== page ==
Annapolis man admits to stealing over $340,000 worth of copper cable purchased by the United States for military drones

October 20, 2010

Baltimore, Maryland - Levon Smith, age 54, of Annapolis, Maryland, pleaded guilty today to theft of government property in connection with a scheme to steal and sell over $340,000 worth of copper cables and other government property used in foreign military operations.

The plea agreement was announced by United States Attorney for the District of Maryland Rod J. Rosenstein and Special Agent in Charge Robert Craig of the Defense Criminal Investigative Service - Mid-Atlantic Field Office.

“Theft of Defense Department property is an issue that reverberates throughout the contracting process,” said Robert Craig, Special Agent in Charge for the DCIS-Mid Atlantic Field Office. “Safety concerns and costs increase and literally everyone pays the price. Our men and women serving in harm's way deserve better. The guilty plea today shows that the Defense Criminal Investigative Service remains steadfast in its efforts to protect our war fighters and the integrity of the contracting system.”

According to Smith’s plea agreement, from March 2008 to November 2009, Smith was a Senior Material Control Analyst at AAI Corporation, located in Hunt Valley, Maryland. AAI provides innovative aerospace and defense technologies, including unmanned aircraft to the U.S. government and other entities. Smith had worked for AAI in other capacities from 2004 to March 2008.

The U.S. government purchased remote vehicle terminal cables and copper cables for AAI to install in U.S. property, including unmanned aerial vehicles (drones) used in foreign military operations. The United States government stored these drone cables at AAI buildings in Hunt Valley. On more than 40 occasions from June 2008 to October 2009, Smith removed cables and other U.S. property from the AAI buildings, including replacement parts for the drones operated by the U.S. military.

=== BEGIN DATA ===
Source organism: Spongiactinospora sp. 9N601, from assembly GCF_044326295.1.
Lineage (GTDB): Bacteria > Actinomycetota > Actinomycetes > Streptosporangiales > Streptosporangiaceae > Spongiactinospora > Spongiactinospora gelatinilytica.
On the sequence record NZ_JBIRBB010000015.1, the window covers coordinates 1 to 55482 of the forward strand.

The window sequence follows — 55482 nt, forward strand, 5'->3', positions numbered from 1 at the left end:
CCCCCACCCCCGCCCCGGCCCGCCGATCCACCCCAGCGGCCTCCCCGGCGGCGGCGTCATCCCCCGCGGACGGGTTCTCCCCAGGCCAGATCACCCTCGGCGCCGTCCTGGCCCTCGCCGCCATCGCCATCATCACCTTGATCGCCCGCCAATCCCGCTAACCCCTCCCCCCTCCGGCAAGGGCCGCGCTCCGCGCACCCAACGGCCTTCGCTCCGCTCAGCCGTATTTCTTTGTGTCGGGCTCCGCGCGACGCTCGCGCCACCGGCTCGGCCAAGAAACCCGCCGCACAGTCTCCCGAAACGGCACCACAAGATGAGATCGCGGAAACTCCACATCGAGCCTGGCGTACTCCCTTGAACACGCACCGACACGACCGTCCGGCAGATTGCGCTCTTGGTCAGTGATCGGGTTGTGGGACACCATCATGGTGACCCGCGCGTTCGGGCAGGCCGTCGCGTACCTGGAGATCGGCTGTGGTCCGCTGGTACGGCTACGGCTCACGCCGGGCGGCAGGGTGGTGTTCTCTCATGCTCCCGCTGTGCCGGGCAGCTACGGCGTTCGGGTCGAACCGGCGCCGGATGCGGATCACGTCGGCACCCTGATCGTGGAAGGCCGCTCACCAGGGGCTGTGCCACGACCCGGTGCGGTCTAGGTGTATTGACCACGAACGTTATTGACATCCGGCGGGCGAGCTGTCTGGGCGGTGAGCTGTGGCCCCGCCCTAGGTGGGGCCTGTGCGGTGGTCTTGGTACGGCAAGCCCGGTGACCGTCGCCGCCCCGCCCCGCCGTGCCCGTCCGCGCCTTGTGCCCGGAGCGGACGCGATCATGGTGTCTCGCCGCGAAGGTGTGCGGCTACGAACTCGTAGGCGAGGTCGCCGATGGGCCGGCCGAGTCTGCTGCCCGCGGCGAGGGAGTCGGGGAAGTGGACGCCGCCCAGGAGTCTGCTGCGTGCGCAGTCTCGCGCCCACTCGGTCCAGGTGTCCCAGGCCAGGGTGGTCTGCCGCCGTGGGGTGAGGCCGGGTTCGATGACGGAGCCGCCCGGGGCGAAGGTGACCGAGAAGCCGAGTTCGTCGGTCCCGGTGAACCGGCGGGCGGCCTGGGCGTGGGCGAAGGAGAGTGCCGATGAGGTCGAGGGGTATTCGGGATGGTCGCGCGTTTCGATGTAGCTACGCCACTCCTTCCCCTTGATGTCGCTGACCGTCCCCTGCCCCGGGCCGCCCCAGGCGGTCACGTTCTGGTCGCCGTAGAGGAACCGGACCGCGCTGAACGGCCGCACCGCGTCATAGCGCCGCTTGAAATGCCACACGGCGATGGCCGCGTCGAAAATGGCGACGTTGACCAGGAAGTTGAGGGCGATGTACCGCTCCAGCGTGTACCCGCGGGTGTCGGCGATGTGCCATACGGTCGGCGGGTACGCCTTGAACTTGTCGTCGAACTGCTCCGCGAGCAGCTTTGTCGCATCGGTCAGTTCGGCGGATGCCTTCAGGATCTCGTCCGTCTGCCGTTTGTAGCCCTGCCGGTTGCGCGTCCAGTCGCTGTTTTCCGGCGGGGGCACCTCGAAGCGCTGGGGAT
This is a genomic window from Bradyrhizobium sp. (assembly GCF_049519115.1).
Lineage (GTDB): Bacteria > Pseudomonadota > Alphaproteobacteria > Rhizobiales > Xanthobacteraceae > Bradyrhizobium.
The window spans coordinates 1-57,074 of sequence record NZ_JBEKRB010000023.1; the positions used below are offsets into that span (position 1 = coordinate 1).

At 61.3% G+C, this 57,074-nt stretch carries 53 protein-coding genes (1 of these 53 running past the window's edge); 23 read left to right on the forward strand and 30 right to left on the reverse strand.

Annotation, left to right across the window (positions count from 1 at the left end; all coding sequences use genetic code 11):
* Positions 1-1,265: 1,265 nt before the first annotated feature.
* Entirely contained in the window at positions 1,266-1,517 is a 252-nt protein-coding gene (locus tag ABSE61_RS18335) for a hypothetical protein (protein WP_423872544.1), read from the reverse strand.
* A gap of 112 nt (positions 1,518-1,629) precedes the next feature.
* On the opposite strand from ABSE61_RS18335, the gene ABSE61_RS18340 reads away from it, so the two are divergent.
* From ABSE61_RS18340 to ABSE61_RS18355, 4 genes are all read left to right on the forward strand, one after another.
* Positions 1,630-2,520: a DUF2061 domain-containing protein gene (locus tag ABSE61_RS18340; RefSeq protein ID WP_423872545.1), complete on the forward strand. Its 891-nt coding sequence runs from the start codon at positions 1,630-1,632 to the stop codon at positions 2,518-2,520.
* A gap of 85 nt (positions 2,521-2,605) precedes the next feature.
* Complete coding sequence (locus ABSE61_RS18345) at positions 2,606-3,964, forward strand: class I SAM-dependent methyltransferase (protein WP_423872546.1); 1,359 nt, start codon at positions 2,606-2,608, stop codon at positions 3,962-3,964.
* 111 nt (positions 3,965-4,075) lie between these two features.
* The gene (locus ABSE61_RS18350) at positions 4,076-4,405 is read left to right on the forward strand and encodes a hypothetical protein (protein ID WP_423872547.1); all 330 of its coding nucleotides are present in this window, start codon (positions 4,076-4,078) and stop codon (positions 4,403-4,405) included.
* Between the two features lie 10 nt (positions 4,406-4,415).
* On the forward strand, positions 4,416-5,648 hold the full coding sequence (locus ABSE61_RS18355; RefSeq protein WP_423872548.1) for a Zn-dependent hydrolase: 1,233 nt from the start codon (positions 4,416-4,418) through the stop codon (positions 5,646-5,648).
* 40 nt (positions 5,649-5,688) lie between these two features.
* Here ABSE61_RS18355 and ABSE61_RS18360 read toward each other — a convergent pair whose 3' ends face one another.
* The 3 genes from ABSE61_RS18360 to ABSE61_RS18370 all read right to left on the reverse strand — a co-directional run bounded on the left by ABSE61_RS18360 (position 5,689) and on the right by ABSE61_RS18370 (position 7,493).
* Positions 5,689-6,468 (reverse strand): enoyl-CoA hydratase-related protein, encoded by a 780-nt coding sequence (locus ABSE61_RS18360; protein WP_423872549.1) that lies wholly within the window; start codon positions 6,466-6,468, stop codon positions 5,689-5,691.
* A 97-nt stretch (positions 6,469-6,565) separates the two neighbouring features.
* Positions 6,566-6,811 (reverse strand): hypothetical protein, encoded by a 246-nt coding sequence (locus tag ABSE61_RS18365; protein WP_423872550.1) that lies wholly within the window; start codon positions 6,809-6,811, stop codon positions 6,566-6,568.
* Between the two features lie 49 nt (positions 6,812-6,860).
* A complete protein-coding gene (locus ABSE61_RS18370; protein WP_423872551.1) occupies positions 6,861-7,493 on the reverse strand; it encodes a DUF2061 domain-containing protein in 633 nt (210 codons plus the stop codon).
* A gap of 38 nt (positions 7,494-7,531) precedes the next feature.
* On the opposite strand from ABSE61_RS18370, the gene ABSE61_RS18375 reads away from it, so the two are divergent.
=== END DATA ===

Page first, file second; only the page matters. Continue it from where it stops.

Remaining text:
Smith took the stolen cables and property to a recycling company located in Rosedale, Maryland, presented an expired Arizona driver’s license and sold the stolen materials at scrap metal prices. Smith stole approximately $340,000 worth of government materials and received approximately $22,000 from the recycling company.

Smith faces a maximum sentence of 10 years in prison. U.S. District Judge Catherine C. Blake scheduled sentencing for December 17, 2010 at 9:30 a.m.

United States Attorney Rod J. Rosenstein praised DCIS for their investigative work and commended officials at AAI for their assistance in this investigation and prosecution. Mr. Rosenstein thanked Assistant United States Attorney Harry M. Gruber, who is prosecuting the case.

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